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Thursday, March 06, 2008

Australian Crime Fiction Snapshot - Chris Womersley

1. You've managed to instil a deep level of hopelessness right from the opening chapter in The Low Road, it's very atmospheric. Were you concerned that readers might be put off by just how bleak the mood is? Taking that thought a bit further, did you write with the reader in mind or did you simply follow where the story took you?

I took it as a challenge to construct a tale that could still be compelling despite its at times rather bleak atmosphere and characters that were still sympathetic despite their flaws. To be honest, there was a part of me that savoured the experience of writing something that for a long time I thought would never see the light of day anyway. It gave me a great freedom. As Pat Barker has said: “You must always ask yourself ‘what is the book I would write if I knew it wasn’t going to be published?’”.

I suspect the reading public has a stronger stomach for different sorts of stories than publishers and other literary gatekeepers give them credit for. Not everyone wants to read the “heartwarming tale of a young boy’s friendship with blah blah blah …”. Not that there is anything wrong with those sorts of stories, of course, but there is room enough for many shades of grey. I created a bunch of characters I was interested in and placed them in a setting I was intrigued by and just sort of followed them along, writing down what they were doing. In some cases it wasn’t pretty.

2. Can you take us through the evolution of The Low Road? Is there anything else in the pipeline for 2008 and beyond?

I wrote a first draft of ‘The Low Road’ in about six months in 2002, when it was my last opportunity to enter The Vogel Award, which is only open to unpublished authors under the age of 35. It was a pretty lousy version of the novel and got nowhere with The Vogel Award but I resurrected it upon starting the Professional Writing and Editing Course at RMIT in Melbourne and basically took the same characters and plotline but rewrote it and tightened it up a lot. The character of Wild didn’t even exist in the initial versions and it was written totally from Lee’s point of view, rather than sharing the point of view between all three main characters, which added a great deal of depth, as well as allowing for tighter plotting. In 2006 it was shortlisted for the Victorian Premiers’ Award for an unpublished manuscript but I still struggled to find a home for it until Aviva Tuffield at Scribe Publications read it and picked it up.

As for 2008, I have started work on a new novel which at this stage is a novel set in rural Australia during the Spanish Flu epidemic of 1919, which my protagonist believes is a foretelling of the end of the world.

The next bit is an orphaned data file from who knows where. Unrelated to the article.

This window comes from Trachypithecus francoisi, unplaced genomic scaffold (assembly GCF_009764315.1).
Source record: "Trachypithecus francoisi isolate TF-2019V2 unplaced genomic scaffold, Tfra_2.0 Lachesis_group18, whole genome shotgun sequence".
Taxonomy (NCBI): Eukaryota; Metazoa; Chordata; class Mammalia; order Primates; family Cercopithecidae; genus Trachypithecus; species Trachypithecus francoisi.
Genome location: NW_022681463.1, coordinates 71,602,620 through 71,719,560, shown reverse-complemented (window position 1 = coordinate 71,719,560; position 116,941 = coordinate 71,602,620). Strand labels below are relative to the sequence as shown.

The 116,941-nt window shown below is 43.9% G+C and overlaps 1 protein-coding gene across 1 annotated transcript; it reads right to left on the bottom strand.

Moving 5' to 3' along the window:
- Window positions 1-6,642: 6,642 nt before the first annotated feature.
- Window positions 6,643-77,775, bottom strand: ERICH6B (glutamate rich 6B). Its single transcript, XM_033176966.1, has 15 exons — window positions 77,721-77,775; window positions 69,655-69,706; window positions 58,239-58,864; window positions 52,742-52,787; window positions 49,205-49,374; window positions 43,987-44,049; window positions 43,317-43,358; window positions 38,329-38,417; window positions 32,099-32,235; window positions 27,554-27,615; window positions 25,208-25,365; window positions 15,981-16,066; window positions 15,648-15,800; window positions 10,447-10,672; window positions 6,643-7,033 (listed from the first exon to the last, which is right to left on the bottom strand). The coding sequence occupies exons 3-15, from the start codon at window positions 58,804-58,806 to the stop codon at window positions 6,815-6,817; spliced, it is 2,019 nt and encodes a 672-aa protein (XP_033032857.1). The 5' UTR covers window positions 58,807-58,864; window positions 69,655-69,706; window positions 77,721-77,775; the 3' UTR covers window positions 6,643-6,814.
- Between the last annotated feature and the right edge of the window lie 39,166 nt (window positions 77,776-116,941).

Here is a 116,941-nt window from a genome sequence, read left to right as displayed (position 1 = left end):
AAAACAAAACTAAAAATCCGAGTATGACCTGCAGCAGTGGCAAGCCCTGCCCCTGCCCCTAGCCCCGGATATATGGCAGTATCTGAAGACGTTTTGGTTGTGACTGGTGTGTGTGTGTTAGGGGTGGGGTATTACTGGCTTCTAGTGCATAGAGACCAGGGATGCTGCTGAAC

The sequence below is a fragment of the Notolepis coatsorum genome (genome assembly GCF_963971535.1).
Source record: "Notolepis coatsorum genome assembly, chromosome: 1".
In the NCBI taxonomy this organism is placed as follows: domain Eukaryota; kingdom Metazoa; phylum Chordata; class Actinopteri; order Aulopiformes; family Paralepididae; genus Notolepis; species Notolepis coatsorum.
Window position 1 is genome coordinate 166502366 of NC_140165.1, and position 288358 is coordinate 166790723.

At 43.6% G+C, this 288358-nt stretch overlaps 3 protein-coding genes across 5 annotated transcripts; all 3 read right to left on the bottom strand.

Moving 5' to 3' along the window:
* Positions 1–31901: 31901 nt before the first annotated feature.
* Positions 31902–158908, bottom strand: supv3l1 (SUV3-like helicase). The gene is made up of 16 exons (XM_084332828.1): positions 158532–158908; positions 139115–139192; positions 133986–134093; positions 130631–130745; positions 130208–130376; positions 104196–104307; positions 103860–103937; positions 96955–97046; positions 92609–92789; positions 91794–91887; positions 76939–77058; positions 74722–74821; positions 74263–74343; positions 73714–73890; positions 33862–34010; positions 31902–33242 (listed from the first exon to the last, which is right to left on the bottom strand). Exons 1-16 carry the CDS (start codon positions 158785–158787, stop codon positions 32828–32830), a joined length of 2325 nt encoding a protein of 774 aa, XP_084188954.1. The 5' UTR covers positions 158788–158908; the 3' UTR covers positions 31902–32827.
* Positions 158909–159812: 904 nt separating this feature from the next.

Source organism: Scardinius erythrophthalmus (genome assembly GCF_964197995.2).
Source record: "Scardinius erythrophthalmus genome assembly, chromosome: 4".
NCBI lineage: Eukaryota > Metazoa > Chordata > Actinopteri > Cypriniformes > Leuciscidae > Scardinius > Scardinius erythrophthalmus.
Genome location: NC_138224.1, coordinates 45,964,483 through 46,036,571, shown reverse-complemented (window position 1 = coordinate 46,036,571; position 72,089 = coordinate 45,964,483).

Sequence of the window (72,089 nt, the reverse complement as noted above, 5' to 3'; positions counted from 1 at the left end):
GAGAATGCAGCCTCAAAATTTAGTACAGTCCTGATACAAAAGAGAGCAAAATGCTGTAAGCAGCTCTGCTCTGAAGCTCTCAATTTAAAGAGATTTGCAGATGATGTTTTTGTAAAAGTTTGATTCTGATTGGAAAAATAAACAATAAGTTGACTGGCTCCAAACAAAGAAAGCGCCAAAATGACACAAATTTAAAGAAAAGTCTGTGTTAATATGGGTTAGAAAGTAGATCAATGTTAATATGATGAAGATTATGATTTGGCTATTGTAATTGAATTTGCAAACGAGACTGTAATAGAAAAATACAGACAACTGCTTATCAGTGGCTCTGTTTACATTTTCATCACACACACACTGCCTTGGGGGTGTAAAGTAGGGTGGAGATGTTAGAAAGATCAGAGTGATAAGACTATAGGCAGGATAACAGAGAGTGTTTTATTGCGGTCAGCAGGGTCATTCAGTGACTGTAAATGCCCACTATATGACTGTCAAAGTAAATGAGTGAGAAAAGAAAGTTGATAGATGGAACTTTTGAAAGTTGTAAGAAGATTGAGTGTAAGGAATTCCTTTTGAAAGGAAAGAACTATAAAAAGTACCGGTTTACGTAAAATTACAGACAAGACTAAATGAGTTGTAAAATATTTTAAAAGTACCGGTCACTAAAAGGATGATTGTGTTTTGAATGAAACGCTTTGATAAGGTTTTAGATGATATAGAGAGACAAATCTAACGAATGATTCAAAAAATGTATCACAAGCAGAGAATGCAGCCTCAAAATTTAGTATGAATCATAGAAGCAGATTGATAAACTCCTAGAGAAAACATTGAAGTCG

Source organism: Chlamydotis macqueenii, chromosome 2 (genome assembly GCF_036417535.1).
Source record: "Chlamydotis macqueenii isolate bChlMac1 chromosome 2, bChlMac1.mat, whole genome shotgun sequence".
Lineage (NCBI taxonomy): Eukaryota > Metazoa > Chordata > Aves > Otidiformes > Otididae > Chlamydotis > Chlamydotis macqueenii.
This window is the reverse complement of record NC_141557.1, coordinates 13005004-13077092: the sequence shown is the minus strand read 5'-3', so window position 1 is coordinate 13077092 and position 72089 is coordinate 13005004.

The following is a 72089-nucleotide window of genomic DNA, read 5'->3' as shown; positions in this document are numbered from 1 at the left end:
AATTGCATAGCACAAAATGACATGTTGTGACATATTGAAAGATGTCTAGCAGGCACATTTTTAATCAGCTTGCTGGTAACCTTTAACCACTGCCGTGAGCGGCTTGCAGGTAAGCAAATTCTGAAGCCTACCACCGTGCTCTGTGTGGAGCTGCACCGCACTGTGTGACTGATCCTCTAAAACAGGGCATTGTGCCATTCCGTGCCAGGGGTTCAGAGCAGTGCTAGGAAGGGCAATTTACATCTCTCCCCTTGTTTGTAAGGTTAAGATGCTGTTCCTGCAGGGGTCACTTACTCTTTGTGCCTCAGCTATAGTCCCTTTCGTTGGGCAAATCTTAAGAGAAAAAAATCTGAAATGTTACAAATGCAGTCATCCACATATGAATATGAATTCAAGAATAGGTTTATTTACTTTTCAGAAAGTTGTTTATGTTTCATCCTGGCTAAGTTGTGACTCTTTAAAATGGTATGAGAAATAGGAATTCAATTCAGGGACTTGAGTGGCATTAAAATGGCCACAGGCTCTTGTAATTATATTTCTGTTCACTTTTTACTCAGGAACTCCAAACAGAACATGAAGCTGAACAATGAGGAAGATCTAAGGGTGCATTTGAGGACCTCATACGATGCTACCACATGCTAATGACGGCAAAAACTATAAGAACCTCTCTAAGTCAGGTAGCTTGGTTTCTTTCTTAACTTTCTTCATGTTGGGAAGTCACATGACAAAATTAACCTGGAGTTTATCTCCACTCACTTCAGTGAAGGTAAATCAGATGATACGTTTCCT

I write short stories as well, with two scheduled for publication later this year – The Possibility of Water in The Griffith Review in May and one called What the Darkness Said which will be published in March in Wet Ink.

3. Do you read much Australian crime fiction? Can you give us a few standouts that you've read recently? What do you think of the current state of the Australian crime fiction scene?

I’m unsure what exactly ‘crime fiction’ even is, to be honest, and suspect it’s a label that’s useful from a marketing point of view more than anything else. A good book is just a good book. It’s true that I prefer to read about the darker side of life, but procedural crime fiction doesn’t really interest me. Some of my favourite recent Australian novels include Peter Carey’s The True History of The Kelly Gang and Surrender by Sonya Hartnett, both of which feature crimes and its consequences.

4. What do you think could be done to better promote Australian authors either at home or abroad (or both)?

It’s certainly difficult to be an unknown writer struggling for exposure when there are so many other forms of art and entertainment all vying for an audience, particularly in a culture that places such little value on its artists. Maybe the government could match the millions and millions of dollars spent on Australian cricketers and Olympians and rugby players and soccer players in an effort to provide exposure for Australian writers overseas and around the country?

5. If your fictional character could meet any fictional character who would you like it to be and why?

Good question. I would like Josef to run into Forrest Gump somewhere along the way because he would probably kill him, which would be good. Wild might benefit from an encounter with The Naked Lunch’s Dr Benway, because they would have quite a lot to talk about and, let’s face it, they might as well just get really stoned. Lee really needs a cup of tea and a good lie down. I hope he might make the acquaintance of Hana from The English Patient, a dedicated nurse who could care for him far better than any of those bums in The Low Road. Perhaps they could even fall in love and set up home somewhere safe, have babies and live happily ever after? There could be a sequel in that somewhere…

Chris Womersley's noir tale of two fugitives searching for redemption is titled The Low Road and was released in 2007. It's suitably dark, atmospheric and full of despair (a little like Essendon's chances this year, heh, heh...sorry). You can check out the latest happenings to do with Chris Womersley by visiting his website.

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